Initial Medical Treatment

NAUMAN R. IMAMI and R. RAND ALLINGHAM

Although options for the initial management of most forms of open-angle glaucoma include laser and incisional surgery, medical therapy is typically initiated first. There are currently many medications from which to choose. Fortunately, results from several recent, randomized clinical trials are now available to provide evidence-based guidance to ophthalmologists.

Glaucoma is the leading cause of irreversible blindness worldwide.1 In the past, glaucoma was primarily defined by elevated intraocular pressure (IOP). Although elevated IOP is recognized as a significant risk factor for glaucoma, it is not the only one. Of patients with open-angle glaucoma, 17% never exhibit IOP greater than normal.2 In some populations, including Hispanics of Mexican descent and the Japanese, fewer than 20% of those with glaucoma initially have elevated IOP.3,4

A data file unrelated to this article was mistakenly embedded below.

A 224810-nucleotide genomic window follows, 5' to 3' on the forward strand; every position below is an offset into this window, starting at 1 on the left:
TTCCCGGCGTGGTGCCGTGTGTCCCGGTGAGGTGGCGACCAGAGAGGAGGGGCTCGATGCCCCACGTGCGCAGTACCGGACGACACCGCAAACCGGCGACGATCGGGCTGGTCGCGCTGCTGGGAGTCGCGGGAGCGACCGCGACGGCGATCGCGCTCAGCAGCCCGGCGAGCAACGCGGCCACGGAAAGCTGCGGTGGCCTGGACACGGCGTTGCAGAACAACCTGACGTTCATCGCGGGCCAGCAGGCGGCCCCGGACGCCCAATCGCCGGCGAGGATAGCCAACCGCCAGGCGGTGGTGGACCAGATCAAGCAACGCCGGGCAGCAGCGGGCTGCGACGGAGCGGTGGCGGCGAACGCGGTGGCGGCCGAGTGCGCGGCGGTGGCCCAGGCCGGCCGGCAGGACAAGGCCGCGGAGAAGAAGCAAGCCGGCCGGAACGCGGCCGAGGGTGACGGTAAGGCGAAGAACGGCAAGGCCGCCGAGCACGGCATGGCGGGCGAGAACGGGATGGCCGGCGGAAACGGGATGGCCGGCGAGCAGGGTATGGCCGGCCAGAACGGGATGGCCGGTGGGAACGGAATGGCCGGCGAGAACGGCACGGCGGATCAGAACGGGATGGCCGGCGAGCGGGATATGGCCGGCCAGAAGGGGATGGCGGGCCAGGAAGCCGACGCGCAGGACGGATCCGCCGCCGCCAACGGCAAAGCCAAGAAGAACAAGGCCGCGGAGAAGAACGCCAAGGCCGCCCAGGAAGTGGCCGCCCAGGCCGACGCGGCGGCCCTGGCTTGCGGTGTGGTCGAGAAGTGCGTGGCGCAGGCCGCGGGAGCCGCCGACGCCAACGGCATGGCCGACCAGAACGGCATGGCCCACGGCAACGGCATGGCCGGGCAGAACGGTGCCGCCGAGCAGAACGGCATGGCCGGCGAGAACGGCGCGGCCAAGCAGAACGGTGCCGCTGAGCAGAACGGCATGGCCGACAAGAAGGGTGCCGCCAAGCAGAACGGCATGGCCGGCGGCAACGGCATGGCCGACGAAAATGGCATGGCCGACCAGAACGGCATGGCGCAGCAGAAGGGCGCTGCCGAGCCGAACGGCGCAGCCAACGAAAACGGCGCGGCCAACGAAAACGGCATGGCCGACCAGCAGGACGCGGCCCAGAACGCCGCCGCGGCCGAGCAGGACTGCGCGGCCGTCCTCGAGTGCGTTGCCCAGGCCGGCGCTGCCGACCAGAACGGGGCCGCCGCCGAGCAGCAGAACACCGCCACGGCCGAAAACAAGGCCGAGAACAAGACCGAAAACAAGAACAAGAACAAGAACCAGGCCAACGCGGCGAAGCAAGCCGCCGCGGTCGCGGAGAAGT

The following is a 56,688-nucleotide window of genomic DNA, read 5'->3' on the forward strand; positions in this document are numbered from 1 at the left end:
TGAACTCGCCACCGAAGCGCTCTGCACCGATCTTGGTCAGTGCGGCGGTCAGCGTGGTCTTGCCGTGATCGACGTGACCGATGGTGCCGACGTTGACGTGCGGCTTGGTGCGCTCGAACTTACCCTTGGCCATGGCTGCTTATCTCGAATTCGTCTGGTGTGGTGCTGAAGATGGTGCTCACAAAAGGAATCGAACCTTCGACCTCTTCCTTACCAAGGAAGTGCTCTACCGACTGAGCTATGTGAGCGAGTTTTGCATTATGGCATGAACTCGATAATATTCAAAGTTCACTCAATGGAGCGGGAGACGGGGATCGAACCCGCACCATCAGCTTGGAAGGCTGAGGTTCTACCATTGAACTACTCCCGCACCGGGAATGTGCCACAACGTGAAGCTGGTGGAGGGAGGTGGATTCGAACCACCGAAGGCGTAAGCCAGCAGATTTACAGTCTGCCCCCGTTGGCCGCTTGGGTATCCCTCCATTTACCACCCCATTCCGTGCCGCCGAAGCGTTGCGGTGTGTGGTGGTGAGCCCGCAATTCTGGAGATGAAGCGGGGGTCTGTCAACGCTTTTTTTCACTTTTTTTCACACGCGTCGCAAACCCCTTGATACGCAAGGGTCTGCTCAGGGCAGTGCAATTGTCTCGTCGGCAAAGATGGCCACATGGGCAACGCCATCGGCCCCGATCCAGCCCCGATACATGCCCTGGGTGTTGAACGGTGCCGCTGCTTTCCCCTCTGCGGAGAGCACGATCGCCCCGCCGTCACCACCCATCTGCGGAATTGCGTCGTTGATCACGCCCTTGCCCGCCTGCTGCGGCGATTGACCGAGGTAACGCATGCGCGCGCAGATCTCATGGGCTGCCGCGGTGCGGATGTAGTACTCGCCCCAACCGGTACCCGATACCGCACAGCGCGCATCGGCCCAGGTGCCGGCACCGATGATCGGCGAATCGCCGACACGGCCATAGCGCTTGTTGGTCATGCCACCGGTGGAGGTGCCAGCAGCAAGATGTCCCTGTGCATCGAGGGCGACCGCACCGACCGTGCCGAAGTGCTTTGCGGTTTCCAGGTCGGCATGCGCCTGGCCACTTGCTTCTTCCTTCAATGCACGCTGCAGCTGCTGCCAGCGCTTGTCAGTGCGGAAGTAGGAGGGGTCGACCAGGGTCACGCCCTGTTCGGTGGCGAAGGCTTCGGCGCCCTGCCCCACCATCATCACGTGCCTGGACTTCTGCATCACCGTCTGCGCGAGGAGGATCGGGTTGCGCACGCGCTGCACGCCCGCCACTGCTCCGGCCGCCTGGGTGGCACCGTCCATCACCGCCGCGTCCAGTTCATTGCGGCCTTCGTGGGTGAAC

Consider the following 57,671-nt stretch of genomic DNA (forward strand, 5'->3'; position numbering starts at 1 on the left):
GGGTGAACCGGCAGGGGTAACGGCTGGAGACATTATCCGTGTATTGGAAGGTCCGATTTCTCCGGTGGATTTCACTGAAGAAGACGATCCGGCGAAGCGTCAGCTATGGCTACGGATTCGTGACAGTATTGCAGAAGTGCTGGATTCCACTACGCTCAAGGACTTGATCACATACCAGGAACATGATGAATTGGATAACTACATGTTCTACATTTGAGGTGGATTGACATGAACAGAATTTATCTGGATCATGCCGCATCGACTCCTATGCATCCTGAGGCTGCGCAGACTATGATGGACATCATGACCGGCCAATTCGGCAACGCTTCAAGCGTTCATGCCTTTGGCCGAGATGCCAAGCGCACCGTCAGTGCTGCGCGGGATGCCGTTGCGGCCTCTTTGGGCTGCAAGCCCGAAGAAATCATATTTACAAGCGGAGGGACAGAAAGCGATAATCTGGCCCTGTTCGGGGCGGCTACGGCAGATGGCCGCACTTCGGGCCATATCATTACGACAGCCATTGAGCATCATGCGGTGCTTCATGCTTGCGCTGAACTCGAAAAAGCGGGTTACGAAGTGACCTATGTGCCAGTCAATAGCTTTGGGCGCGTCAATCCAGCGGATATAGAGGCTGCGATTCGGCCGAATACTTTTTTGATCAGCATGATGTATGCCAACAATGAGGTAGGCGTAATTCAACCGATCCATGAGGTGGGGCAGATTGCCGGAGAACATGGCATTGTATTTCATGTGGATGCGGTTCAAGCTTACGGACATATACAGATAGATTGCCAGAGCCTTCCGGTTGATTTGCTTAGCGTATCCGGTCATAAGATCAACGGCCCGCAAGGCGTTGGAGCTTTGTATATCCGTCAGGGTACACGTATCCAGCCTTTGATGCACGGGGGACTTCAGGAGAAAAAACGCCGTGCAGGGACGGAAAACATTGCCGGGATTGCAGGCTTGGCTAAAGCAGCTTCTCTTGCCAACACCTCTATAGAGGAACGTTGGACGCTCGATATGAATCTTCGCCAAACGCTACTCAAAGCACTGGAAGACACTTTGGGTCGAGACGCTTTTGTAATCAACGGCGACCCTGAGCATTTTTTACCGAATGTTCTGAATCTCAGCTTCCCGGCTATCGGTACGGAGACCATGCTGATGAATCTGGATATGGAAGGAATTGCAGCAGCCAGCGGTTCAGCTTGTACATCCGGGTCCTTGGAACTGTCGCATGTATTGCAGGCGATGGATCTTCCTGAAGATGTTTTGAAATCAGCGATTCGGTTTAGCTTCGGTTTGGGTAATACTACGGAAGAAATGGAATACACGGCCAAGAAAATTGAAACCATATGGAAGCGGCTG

Primary open-angle glaucoma (POAG) is now defined by the American Academy of Ophthalmology (AAO) as a progressive, chronic optic neuropathy where IOP and other currently unknown factors contribute to damage of the optic nerve, resulting in acquired atrophy with loss of retinal ganglion cells and their axons.5 POAG also requires adult onset, an open anterior-chamber angle, and the absence of known secondary causes of glaucoma. IOP elevation is considered a risk factor but is not a necessary criterion for diagnosing POAG.

POAG is a chronic, slowly progressive disease for which there is no cure. To maximize treatment efficacy, physicians must partner with patients. This is best achieved when physicians clearly discuss diagnoses, current treatment options, and potential future outcomes. After understanding their illness, patients are in a better position to make informed decisions regarding treatment options and are more likely to be compliant with their treatment regimen.

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